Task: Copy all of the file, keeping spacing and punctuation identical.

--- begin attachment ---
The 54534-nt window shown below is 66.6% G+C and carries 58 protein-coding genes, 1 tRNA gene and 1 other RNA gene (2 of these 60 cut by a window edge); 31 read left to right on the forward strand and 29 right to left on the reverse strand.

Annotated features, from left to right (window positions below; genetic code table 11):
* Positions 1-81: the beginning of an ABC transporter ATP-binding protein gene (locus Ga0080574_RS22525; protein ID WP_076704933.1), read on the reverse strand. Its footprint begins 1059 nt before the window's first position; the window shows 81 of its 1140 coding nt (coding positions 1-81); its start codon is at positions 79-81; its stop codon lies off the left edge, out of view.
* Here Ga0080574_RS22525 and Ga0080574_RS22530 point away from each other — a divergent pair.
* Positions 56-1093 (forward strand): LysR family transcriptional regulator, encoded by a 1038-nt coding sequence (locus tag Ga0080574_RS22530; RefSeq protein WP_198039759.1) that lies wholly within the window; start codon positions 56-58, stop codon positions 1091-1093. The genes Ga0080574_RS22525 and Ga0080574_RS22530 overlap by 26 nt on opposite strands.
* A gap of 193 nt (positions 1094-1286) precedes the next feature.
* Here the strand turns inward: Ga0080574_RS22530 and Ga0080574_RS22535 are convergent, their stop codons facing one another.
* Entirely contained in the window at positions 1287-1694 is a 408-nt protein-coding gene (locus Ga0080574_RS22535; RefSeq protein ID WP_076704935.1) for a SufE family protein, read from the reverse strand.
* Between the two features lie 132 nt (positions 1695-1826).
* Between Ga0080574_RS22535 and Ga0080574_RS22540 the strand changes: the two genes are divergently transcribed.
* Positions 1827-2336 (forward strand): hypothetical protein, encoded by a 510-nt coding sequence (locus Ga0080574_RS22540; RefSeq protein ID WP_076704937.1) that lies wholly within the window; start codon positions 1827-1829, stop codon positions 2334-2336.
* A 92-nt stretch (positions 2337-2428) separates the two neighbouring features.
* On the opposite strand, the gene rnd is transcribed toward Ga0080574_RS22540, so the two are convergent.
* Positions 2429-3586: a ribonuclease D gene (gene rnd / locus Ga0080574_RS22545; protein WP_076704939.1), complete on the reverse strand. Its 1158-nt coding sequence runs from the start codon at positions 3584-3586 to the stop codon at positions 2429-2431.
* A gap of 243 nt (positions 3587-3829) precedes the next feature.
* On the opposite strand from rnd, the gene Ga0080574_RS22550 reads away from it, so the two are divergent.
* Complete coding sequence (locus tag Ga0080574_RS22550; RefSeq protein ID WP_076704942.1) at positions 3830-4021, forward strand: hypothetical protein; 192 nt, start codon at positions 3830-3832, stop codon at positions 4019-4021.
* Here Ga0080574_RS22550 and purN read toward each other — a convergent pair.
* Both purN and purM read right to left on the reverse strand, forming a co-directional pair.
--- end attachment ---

The 54534-nt window shown below is 66.6% G+C and carries 58 protein-coding genes, 1 tRNA gene and 1 other RNA gene (2 of these 60 cut by a window edge); 31 read left to right on the forward strand and 29 right to left on the reverse strand.

Annotated features, from left to right (window positions below; genetic code table 11):
* Positions 1-81: the beginning of an ABC transporter ATP-binding protein gene (locus Ga0080574_RS22525; protein ID WP_076704933.1), read on the reverse strand. Its footprint begins 1059 nt before the window's first position; the window shows 81 of its 1140 coding nt (coding positions 1-81); its start codon is at positions 79-81; its stop codon lies off the left edge, out of view.
* Here Ga0080574_RS22525 and Ga0080574_RS22530 point away from each other — a divergent pair.
* Positions 56-1093 (forward strand): LysR family transcriptional regulator, encoded by a 1038-nt coding sequence (locus tag Ga0080574_RS22530; RefSeq protein WP_198039759.1) that lies wholly within the window; start codon positions 56-58, stop codon positions 1091-1093. The genes Ga0080574_RS22525 and Ga0080574_RS22530 overlap by 26 nt on opposite strands.
* A gap of 193 nt (positions 1094-1286) precedes the next feature.
* Here the strand turns inward: Ga0080574_RS22530 and Ga0080574_RS22535 are convergent, their stop codons facing one another.
* Entirely contained in the window at positions 1287-1694 is a 408-nt protein-coding gene (locus Ga0080574_RS22535; RefSeq protein ID WP_076704935.1) for a SufE family protein, read from the reverse strand.
* Between the two features lie 132 nt (positions 1695-1826).
* Between Ga0080574_RS22535 and Ga0080574_RS22540 the strand changes: the two genes are divergently transcribed.
* Positions 1827-2336 (forward strand): hypothetical protein, encoded by a 510-nt coding sequence (locus Ga0080574_RS22540; RefSeq protein ID WP_076704937.1) that lies wholly within the window; start codon positions 1827-1829, stop codon positions 2334-2336.
* A 92-nt stretch (positions 2337-2428) separates the two neighbouring features.
* On the opposite strand, the gene rnd is transcribed toward Ga0080574_RS22540, so the two are convergent.
* Positions 2429-3586: a ribonuclease D gene (gene rnd / locus Ga0080574_RS22545; protein WP_076704939.1), complete on the reverse strand. Its 1158-nt coding sequence runs from the start codon at positions 3584-3586 to the stop codon at positions 2429-2431.
* A gap of 243 nt (positions 3587-3829) precedes the next feature.
* On the opposite strand from rnd, the gene Ga0080574_RS22550 reads away from it, so the two are divergent.
* Complete coding sequence (locus tag Ga0080574_RS22550; RefSeq protein ID WP_076704942.1) at positions 3830-4021, forward strand: hypothetical protein; 192 nt, start codon at positions 3830-3832, stop codon at positions 4019-4021.
* Here Ga0080574_RS22550 and purN read toward each other — a convergent pair.
* Both purN and purM read right to left on the reverse strand, forming a co-directional pair.